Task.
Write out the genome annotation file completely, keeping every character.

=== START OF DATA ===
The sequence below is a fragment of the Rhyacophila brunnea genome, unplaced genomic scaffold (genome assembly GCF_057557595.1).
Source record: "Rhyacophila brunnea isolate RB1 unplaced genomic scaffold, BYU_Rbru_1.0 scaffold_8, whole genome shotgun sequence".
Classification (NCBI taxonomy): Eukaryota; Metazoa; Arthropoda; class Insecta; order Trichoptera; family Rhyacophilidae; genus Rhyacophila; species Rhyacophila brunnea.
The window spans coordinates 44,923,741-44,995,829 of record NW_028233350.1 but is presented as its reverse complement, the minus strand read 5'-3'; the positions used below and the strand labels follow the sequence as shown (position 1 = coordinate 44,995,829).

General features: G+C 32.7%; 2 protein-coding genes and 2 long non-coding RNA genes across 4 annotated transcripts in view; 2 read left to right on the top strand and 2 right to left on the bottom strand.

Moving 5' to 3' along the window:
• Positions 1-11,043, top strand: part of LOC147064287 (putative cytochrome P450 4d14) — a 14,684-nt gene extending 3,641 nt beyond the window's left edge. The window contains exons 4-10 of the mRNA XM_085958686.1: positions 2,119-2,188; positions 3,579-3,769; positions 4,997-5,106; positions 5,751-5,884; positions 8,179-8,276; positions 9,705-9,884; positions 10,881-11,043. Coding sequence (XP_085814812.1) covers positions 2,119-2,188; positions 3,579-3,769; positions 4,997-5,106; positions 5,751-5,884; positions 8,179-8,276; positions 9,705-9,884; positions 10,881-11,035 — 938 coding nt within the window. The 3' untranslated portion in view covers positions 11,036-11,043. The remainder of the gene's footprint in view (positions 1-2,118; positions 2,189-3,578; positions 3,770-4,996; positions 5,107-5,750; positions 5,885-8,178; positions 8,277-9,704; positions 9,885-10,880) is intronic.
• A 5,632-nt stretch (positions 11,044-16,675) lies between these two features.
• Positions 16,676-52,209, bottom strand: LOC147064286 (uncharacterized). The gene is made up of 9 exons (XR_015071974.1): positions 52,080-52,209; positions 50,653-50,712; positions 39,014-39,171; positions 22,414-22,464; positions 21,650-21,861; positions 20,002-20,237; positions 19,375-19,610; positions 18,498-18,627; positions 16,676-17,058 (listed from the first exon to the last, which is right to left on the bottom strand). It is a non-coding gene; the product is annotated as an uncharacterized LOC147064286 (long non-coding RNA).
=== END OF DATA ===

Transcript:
The sequence below is a fragment of the Rhyacophila brunnea genome, unplaced genomic scaffold (genome assembly GCF_057557595.1).
Source record: "Rhyacophila brunnea isolate RB1 unplaced genomic scaffold, BYU_Rbru_1.0 scaffold_8, whole genome shotgun sequence".
Classification (NCBI taxonomy): Eukaryota; Metazoa; Arthropoda; class Insecta; order Trichoptera; family Rhyacophilidae; genus Rhyacophila; species Rhyacophila brunnea.
The window spans coordinates 44,923,741-44,995,829 of record NW_028233350.1 but is presented as its reverse complement, the minus strand read 5'-3'; the positions used below and the strand labels follow the sequence as shown (position 1 = coordinate 44,995,829).

General features: G+C 32.7%; 2 protein-coding genes and 2 long non-coding RNA genes across 4 annotated transcripts in view; 2 read left to right on the top strand and 2 right to left on the bottom strand.

Moving 5' to 3' along the window:
• Positions 1-11,043, top strand: part of LOC147064287 (putative cytochrome P450 4d14) — a 14,684-nt gene extending 3,641 nt beyond the window's left edge. The window contains exons 4-10 of the mRNA XM_085958686.1: positions 2,119-2,188; positions 3,579-3,769; positions 4,997-5,106; positions 5,751-5,884; positions 8,179-8,276; positions 9,705-9,884; positions 10,881-11,043. Coding sequence (XP_085814812.1) covers positions 2,119-2,188; positions 3,579-3,769; positions 4,997-5,106; positions 5,751-5,884; positions 8,179-8,276; positions 9,705-9,884; positions 10,881-11,035 — 938 coding nt within the window. The 3' untranslated portion in view covers positions 11,036-11,043. The remainder of the gene's footprint in view (positions 1-2,118; positions 2,189-3,578; positions 3,770-4,996; positions 5,107-5,750; positions 5,885-8,178; positions 8,277-9,704; positions 9,885-10,880) is intronic.
• A 5,632-nt stretch (positions 11,044-16,675) lies between these two features.
• Positions 16,676-52,209, bottom strand: LOC147064286 (uncharacterized). The gene is made up of 9 exons (XR_015071974.1): positions 52,080-52,209; positions 50,653-50,712; positions 39,014-39,171; positions 22,414-22,464; positions 21,650-21,861; positions 20,002-20,237; positions 19,375-19,610; positions 18,498-18,627; positions 16,676-17,058 (listed from the first exon to the last, which is right to left on the bottom strand). It is a non-coding gene; the product is annotated as an uncharacterized LOC147064286 (long non-coding RNA).